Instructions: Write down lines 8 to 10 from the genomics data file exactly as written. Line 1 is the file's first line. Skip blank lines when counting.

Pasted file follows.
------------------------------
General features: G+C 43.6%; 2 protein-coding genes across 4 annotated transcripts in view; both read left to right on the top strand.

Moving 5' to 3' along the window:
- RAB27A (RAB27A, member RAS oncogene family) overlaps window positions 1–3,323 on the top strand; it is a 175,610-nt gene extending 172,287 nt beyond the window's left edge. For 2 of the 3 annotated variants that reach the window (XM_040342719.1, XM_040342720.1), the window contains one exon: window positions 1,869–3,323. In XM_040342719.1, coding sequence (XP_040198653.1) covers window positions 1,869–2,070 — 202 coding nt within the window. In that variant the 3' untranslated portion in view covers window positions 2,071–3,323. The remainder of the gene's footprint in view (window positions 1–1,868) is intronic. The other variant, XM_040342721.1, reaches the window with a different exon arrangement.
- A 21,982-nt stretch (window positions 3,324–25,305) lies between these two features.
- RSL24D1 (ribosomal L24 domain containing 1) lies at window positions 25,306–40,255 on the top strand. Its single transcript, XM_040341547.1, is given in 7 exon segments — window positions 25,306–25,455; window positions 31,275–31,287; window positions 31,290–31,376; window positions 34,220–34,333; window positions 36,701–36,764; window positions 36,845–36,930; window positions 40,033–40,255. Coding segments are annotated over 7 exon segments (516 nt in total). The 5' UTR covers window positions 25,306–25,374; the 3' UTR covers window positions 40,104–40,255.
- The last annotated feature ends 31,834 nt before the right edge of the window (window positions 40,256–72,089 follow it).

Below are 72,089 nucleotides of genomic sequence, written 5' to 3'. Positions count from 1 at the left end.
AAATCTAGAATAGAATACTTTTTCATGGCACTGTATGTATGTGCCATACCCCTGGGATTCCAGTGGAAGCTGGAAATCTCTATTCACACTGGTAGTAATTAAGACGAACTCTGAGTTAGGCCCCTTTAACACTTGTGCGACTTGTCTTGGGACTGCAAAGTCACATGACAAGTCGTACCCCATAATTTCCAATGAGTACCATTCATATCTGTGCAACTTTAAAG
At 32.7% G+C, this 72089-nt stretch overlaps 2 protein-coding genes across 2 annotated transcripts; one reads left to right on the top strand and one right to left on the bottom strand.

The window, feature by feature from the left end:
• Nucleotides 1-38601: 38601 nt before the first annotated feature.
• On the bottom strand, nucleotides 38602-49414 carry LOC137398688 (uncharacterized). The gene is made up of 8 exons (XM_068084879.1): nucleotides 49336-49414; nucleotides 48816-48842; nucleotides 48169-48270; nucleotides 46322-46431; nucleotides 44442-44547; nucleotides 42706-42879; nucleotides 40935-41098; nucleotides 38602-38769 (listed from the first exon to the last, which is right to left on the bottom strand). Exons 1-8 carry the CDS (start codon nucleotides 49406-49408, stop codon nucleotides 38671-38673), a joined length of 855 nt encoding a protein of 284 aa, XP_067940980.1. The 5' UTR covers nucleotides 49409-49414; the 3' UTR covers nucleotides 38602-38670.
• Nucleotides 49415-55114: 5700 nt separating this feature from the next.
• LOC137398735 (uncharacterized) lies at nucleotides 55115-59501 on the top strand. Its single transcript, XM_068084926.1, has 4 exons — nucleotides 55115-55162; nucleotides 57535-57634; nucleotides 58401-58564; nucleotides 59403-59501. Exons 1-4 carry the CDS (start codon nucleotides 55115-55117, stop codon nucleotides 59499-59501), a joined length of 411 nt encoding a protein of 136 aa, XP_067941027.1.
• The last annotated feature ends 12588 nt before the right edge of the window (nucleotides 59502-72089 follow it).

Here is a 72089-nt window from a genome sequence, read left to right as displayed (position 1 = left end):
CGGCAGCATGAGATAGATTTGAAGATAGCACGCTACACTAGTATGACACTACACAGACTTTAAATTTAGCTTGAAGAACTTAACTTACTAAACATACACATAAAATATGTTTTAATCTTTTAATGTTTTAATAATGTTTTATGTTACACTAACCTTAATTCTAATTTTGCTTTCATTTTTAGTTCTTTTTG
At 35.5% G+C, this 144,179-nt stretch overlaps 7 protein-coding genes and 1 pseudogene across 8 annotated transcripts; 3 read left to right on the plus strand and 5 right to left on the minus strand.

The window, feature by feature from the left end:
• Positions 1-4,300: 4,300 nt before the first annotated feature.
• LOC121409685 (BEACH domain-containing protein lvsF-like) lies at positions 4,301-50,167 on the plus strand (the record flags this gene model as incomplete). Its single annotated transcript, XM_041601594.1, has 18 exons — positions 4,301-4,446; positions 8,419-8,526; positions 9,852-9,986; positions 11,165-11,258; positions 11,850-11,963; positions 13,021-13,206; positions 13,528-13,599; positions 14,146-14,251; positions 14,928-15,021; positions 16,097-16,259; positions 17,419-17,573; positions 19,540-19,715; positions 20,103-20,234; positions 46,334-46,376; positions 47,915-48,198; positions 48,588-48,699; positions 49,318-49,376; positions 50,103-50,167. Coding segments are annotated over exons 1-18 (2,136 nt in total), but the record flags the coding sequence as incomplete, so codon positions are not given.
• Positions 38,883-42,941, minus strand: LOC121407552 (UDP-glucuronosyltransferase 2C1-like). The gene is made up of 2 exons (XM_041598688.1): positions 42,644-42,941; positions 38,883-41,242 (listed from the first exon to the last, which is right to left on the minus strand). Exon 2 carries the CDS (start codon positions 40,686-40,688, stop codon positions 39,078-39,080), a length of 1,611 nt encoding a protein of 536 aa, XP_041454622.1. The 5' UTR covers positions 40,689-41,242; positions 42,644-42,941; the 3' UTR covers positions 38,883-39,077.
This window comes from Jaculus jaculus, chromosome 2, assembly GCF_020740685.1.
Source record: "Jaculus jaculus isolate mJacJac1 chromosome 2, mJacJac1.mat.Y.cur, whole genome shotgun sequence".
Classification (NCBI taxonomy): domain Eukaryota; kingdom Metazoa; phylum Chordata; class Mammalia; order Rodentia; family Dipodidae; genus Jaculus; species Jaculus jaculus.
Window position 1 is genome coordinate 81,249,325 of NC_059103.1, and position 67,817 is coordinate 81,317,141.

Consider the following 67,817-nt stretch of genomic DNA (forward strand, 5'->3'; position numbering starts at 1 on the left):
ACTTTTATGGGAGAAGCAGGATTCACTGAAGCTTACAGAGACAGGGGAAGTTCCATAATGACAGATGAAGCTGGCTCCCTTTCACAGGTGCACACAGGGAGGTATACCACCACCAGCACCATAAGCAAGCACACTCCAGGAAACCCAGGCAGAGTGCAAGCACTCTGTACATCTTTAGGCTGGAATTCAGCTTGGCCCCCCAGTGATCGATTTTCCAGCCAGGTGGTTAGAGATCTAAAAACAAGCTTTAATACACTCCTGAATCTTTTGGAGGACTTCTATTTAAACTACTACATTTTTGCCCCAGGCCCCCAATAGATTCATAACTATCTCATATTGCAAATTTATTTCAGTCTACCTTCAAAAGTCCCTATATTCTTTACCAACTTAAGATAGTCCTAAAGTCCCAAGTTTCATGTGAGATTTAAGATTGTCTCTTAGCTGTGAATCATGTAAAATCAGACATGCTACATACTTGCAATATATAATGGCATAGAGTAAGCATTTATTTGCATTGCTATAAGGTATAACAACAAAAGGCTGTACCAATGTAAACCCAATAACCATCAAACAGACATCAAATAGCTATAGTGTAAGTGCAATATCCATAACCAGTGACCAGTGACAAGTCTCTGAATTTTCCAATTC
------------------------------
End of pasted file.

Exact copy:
AAATCTAGAATAGAATACTTTTTCATGGCACTGTATGTATGTGCCATACCCCTGGGATTCCAGTGGAAGCTGGAAATCTCTATTCACACTGGTAGTAATTAAGACGAACTCTGAGTTAGGCCCCTTTAACACTTGTGCGACTTGTCTTGGGACTGCAAAGTCACATGACAAGTCGTACCCCATAATTTCCAATGAGTACCATTCATATCTGTGCAACTTTAAAG
At 32.7% G+C, this 72089-nt stretch overlaps 2 protein-coding genes across 2 annotated transcripts; one reads left to right on the top strand and one right to left on the bottom strand.

The window, feature by feature from the left end: